In her first public event since being sworn in to chair the Federal Reserve, Janet Yellen told lawmakers that she remains concerned about jobs. "The recovery in the labor market is far from complete," was how she put it in her testimony before the House Financial Services Committee.
Even so, the new leader of the central bank said it's likely that monthly asset purchases will continue to be scaled back by the Fed, in a winding down of its effort to stimulate the economy.
Full-time wishes, part-time reality
Yellen indicated that the unemployment rate is not the only jobs measure she's watching:
- "Those out of a job for more than six months continue to make up an unusually large fraction of the unemployed," Yellen said.
- "And the number of people who are working part time but would prefer a full-time job remains very high," she added.
Last week, the Labor Department reported that:
- 113,000 jobs were added to payrolls in January -- fewer than expected.
- At the same time, the unemployment rate fell 0.1 percent to 6.6 percent.
An icy shock
Yellen said she was surprised by weaker hiring numbers reported by the Labor Department over the past two months. She cautioned that some of the weakness could be caused by severe winter weather, and she pointed out that another jobs report will be released before the next policy-setting session.
Will she change course? Um, no, not anytime soon
Yellen signaled to the financial markets that there will likely be no immediate changes from the policies of predecessor Ben Bernanke. As the Fed's former vice chair, she reminded lawmakers that she served on the Federal Open Market Committee when the current policies were set in place and that she expects "a great deal of continuity in the FOMC's approach to monetary policy."
On the current program of asset purchases that began in September 2012, Yellen said that, while "purchases are not on a preset course," the FOMC "will likely reduce the pace of asset purchases in further measured steps at future meetings."
At the January meeting, the Fed agreed to a further reduction in monthly bond purchases by $10 billion to $65 billion, mirroring the first reduction announced in December. Yellen told lawmakers that the asset purchases are aimed at encouraging spending, noting improvement in the housing market and auto sales.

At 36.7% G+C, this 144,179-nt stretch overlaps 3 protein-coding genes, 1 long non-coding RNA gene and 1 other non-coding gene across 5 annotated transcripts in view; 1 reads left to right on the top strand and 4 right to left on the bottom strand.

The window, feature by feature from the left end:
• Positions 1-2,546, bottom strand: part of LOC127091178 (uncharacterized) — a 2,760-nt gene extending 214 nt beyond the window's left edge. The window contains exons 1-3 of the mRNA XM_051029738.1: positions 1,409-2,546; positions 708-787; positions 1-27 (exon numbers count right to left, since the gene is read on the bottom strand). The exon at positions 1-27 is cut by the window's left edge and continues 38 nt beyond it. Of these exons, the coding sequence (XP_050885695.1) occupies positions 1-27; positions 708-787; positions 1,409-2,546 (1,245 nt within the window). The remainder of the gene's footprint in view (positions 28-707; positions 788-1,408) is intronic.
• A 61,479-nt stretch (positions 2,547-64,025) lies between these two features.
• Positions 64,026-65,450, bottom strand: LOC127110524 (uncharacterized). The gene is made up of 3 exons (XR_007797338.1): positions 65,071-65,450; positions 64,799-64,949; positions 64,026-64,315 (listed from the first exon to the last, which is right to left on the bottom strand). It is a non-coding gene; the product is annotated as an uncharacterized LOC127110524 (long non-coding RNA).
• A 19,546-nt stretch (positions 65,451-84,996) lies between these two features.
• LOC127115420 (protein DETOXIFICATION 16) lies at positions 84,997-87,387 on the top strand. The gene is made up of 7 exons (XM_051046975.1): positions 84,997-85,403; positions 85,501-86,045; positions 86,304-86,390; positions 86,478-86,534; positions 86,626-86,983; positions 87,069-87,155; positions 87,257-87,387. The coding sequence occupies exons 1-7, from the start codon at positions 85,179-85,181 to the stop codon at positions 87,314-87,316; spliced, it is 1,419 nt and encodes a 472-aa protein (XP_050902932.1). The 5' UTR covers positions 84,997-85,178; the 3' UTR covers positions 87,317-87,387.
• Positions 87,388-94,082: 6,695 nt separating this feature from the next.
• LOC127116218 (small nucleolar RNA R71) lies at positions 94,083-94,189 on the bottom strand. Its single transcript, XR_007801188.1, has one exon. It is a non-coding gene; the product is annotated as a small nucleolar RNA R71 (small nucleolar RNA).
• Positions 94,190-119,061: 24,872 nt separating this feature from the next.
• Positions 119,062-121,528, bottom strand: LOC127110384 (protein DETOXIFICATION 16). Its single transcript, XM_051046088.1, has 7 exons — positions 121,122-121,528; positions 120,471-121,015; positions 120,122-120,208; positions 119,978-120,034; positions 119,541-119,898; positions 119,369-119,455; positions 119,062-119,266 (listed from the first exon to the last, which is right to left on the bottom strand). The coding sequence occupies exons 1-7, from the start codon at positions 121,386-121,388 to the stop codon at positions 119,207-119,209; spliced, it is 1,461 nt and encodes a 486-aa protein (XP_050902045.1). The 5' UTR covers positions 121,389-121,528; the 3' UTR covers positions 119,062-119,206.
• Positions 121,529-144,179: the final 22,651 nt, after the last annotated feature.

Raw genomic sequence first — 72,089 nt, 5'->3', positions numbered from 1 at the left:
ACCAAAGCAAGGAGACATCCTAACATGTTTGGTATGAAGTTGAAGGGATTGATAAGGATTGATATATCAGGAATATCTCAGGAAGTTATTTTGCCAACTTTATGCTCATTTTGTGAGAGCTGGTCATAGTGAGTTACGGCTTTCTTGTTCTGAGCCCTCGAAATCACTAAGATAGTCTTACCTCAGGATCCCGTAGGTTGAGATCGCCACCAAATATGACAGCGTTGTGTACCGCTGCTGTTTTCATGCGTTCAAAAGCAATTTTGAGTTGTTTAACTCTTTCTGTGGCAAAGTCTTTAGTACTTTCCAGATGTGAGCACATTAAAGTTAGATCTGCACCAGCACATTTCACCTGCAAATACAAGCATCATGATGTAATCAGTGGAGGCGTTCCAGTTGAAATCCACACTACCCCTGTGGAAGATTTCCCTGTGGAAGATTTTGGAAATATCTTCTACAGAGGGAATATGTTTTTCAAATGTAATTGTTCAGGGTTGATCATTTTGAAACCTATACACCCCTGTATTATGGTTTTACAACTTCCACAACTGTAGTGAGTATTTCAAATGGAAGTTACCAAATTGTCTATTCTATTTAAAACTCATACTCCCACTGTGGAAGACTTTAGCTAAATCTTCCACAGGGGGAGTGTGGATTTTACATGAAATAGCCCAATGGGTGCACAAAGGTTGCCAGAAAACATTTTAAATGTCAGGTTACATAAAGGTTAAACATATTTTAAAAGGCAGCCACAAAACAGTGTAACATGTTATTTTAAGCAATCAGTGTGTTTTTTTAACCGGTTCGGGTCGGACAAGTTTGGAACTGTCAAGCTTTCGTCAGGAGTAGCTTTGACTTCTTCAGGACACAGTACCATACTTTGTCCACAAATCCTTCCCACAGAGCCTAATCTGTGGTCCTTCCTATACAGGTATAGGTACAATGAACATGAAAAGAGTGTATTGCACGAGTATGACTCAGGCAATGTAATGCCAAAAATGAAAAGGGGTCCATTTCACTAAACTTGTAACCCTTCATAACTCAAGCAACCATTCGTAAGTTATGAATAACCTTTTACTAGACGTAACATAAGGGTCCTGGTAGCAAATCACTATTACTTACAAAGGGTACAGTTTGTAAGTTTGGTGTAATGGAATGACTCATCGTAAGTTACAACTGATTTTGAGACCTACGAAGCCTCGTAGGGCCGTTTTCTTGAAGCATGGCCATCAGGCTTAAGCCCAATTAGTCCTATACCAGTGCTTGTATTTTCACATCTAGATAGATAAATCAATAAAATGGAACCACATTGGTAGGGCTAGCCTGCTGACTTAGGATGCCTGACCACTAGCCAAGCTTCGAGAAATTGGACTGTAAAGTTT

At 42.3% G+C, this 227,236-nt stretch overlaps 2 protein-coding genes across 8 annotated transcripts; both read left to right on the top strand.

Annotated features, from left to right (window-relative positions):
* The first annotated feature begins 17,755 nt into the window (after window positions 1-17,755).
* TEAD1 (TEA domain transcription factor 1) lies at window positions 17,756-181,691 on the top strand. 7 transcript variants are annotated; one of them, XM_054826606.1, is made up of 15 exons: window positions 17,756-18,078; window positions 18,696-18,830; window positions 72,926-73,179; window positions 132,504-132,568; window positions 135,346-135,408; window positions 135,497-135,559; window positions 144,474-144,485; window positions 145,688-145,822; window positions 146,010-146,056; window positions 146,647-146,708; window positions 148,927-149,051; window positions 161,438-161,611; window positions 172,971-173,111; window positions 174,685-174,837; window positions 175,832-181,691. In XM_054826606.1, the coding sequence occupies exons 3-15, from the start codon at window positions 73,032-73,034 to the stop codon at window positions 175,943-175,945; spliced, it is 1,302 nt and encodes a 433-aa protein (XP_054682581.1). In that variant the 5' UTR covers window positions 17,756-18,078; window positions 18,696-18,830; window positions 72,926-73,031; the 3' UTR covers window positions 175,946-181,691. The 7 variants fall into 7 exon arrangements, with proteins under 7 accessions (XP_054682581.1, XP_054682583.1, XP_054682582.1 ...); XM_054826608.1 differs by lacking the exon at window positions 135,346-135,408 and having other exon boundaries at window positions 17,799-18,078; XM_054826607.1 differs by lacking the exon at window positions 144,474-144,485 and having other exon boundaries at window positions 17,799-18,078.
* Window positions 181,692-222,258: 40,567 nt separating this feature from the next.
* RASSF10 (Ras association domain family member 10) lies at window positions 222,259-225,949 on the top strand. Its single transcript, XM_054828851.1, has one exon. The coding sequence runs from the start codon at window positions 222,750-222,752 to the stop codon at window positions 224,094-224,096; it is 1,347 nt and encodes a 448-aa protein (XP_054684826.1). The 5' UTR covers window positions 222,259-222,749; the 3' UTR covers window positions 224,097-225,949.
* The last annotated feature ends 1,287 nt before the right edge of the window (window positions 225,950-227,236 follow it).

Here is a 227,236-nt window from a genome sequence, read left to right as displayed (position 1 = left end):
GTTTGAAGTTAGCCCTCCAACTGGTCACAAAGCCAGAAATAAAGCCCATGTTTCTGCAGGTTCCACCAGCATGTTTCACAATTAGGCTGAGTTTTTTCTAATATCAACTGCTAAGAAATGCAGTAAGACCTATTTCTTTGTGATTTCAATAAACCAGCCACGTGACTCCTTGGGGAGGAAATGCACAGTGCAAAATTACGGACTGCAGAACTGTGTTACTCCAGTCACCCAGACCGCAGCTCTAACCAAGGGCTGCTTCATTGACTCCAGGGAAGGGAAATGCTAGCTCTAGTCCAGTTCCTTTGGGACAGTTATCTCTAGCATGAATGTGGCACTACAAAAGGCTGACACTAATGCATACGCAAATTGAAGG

Define 'well past'
The Fed has said it expects to keep interest rates at current record low levels. Committee Chairman Jeb Hensarling, R-Texas, asked about the change from the Fed's earlier guidance that suggested crossing a threshold of 6.5 percent in the unemployment rate could lead to an increase in the federal funds rate. That guidance now holds that the current rates will be maintained until "well past the time that the unemployment rate declines below 6.5 percent."
"The conditions facing the economy are extremely unusual," Yellen responded, adding that the Fed is "trying to be as systematic and predictable as we can be."
Appraisal for the centennial
Hensarling's opening statement noted that his committee is seizing upon the Fed's 100th anniversary to hold hearings this year looking into its practices. He said "independence and accountability are not mutually exclusive concepts."
The crystal ball says…
In reaction, Paul Edelstein, economist, IHS Global Insight, says Yellen's testimony confirms his forecasting firm's view that "the Fed will not raise interest rates until late in 2015."
Yellen is scheduled to testify before the Senate Banking Committee on Thursday. Her first scheduled policy-setting session as Fed chair is scheduled for March 18 and 19. Yellen will speak to reporters at a news conference after the two-day meeting concludes.
What do you think about Janet Yellen as the new Fed chair? Do you think interest rates will remain low for a year or more?